Steel City Reflections: Prof Ken Gibb’s on the HSA Conference

Prof Ken Gibb reflects on his experience at the Housing Studies Association conference in Sheffield. He discusses his presentations on political economy and student accommodation, as well as the latest research on the tensions between expertise and democracy in the rent control debate. He also shares his thoughts on hybrid conferences and the need for further research on housing, location, and transport choices.

The last three days of March were given over to this year’s HSA conference in Sheffield. This was once more a hybrid affair with 80 plus people present and maybe another 30 or 40 joining online. We had a strong representation of Australian academics present in Sheffield, a smattering of practitioners joining the old lags, like myself, and the continuing strong numbers of early career researchers who are the lifeblood of housing studies.

I overdid the paper-presenting a little bit. I gave two and co-authored another two; the latter were presented by Alex Marsh and Nick Bailey. The paper with Alex raised the debate about the tensions between expertise and democracy/social movements with respect to the rent control debate, framed in terms of ideas within public policy analysis. Nick’s presentation was also about the PRS and asked, via natural experiment, what happened to private rents after the 2016 Act in Scotland that created new indeterminant length tenancies? Two data sets were used, adopting difference in difference methods, comparing Scotland and England up till covid lockdown, and it appears that rents in Scotland, controlling for confounders, fell slightly but significantly.

My own papers were on political economy and on student accommodation.  Chris Foye and I have been reading the new growth model theories of national capitalism associated with Mark Blyth and colleagues – ideas based on post Keynesianism, political growth coalitions, and a macroeconomic demand-side emphasis. These yield, for the US and the UK, a housing and household debt model of consumption wherein government seek to maintain real house prices and use debt deregulation to stimulate economic consumption weakened by wage stagnation. We are trying to situate these new models in other models of political economy and welfare regime theory relating to housing. In this paper we have also begun to consider what the Covid-19 housing market and housing policy experience might say about such models.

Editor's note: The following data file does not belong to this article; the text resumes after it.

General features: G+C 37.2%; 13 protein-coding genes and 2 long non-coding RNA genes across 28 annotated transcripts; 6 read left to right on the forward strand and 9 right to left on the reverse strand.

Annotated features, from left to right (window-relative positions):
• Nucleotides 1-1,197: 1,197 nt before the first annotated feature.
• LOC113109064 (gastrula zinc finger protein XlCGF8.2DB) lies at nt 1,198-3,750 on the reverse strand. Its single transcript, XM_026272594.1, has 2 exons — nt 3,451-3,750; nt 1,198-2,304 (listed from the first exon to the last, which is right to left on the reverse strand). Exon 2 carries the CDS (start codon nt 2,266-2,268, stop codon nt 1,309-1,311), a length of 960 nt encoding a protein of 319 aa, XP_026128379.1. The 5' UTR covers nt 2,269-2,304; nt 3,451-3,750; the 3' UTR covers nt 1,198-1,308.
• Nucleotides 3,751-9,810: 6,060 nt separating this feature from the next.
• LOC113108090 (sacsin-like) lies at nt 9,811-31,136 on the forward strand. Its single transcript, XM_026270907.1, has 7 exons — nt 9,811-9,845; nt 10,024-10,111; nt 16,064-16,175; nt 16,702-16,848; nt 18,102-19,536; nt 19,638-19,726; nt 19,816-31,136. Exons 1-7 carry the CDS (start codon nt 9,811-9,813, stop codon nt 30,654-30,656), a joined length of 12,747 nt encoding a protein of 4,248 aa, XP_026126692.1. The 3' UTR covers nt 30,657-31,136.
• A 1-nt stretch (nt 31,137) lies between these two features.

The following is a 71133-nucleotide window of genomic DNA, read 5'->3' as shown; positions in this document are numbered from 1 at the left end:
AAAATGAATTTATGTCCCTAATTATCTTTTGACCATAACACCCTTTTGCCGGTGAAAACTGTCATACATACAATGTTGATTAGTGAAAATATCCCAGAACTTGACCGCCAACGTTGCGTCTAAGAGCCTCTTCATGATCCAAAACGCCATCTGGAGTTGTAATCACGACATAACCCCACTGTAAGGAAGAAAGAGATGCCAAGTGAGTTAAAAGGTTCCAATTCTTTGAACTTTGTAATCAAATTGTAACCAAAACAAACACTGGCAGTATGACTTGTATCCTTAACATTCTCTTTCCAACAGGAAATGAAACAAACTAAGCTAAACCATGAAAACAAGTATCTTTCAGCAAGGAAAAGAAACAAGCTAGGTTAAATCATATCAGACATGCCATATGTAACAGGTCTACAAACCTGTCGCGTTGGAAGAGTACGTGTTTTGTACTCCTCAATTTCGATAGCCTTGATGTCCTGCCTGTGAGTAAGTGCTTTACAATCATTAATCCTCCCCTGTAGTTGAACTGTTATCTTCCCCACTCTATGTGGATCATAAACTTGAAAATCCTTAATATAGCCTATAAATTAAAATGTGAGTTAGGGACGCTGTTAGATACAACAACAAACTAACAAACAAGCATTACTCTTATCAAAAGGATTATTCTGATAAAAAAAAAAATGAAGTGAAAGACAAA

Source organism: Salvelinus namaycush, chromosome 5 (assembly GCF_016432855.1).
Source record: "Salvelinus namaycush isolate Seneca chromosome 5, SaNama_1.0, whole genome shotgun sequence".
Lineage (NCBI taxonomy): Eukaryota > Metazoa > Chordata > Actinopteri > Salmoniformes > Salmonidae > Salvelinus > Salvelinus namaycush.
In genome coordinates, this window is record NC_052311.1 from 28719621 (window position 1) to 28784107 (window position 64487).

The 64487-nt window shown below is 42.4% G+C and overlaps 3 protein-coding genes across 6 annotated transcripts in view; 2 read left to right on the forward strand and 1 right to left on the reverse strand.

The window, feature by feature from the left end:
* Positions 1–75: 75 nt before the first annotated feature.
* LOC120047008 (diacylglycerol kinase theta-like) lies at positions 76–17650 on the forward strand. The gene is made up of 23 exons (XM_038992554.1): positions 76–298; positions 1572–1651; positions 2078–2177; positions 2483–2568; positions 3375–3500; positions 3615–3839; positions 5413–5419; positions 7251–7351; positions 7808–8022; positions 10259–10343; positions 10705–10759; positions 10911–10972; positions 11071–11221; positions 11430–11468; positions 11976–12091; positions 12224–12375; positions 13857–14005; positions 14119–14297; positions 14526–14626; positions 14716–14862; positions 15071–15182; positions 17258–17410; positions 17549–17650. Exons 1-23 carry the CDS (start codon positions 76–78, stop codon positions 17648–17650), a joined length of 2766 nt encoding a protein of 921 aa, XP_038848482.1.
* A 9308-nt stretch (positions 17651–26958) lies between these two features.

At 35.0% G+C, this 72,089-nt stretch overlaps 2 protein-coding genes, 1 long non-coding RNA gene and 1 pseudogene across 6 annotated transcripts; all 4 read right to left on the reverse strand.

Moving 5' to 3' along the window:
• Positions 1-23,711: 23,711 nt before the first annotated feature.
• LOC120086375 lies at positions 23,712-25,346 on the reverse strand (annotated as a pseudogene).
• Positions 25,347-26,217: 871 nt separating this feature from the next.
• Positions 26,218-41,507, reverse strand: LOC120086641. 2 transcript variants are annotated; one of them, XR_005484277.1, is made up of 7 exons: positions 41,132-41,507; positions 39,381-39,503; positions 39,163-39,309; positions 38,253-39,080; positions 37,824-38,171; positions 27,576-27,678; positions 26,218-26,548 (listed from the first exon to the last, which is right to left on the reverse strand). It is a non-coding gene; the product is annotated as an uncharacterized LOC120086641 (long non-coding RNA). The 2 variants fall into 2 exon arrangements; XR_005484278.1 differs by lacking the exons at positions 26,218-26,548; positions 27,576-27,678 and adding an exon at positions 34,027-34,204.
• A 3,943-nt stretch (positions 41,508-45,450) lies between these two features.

Student accommodation crisis – a multi-layered story

The student accommodation paper referred back to the purpose built student accommodation research in Scotland that CaCHE did last year, but combines it to ongoing work about the causes and consequences of the student accommodation crisis apparent in both Glasgow and other parts of the country. This complex and multi-layered story connects a demand-supply imbalance with contrasting emphases in local and national housing policies and higher education policy and practice. Data could be better in terms of the HMO PRS part of student accommodation, but it does appear that private landlords are reducing the lets available to students. At the same time, the PBSA offer, the part of the sector that is growing, seems to march upmarket with every new development. And, while there is resistance to PBSA repurposing of redundant and empty city centre commercial office stock on a large scale, student housing and all of its implications still needs to play a proportionate role in housing strategies and needs analysis. Our ongoing work seeks to understand what happened to students in the autumn regarding not having accommodation, facing precarity and homelessness, as well as thinking about practical short and longer solutions that the different stakeholders can introduce for the future.

A hybrid affair 

Back at the conference, I was struck by how effective using a conference app (Whova) is to do one’s conference business. I don’t know how much work it is on the back end, but I think it does work well for events like the 3 day HSA meeting. I did wonder also how sustainable the current format is with hybrid presentations. Will it inevitably return to face to face with perhaps wholly online slots alongside it? While the hybrid papers worked better this year in terms of audience experience in the room (for the ones I saw), there are still, inevitably, clunky bits, too.

A great event, all in all. Well done to the HSA committee and all of the people who made it work so successfully. It was good to see old colleagues and make new acquaintances. We’ll draw a veil over the Friday afternoon cross-country trains to Scotland, which are inadequate for the numbers travelling, and a test of one’s stoicism and patience. Sheffield is a great place and venue for the conference. I need to find alternative routes where trains still travel regularly, take alternative transport modes or find less busy times to travel. Even getting to Edinburgh from Lanarkshire for an early connection is increasingly challenging these days. Maybe we need a new research agenda on housing, location and diminishing transport choices.


Date: April 3, 2023 5:58 pm


Categorised in: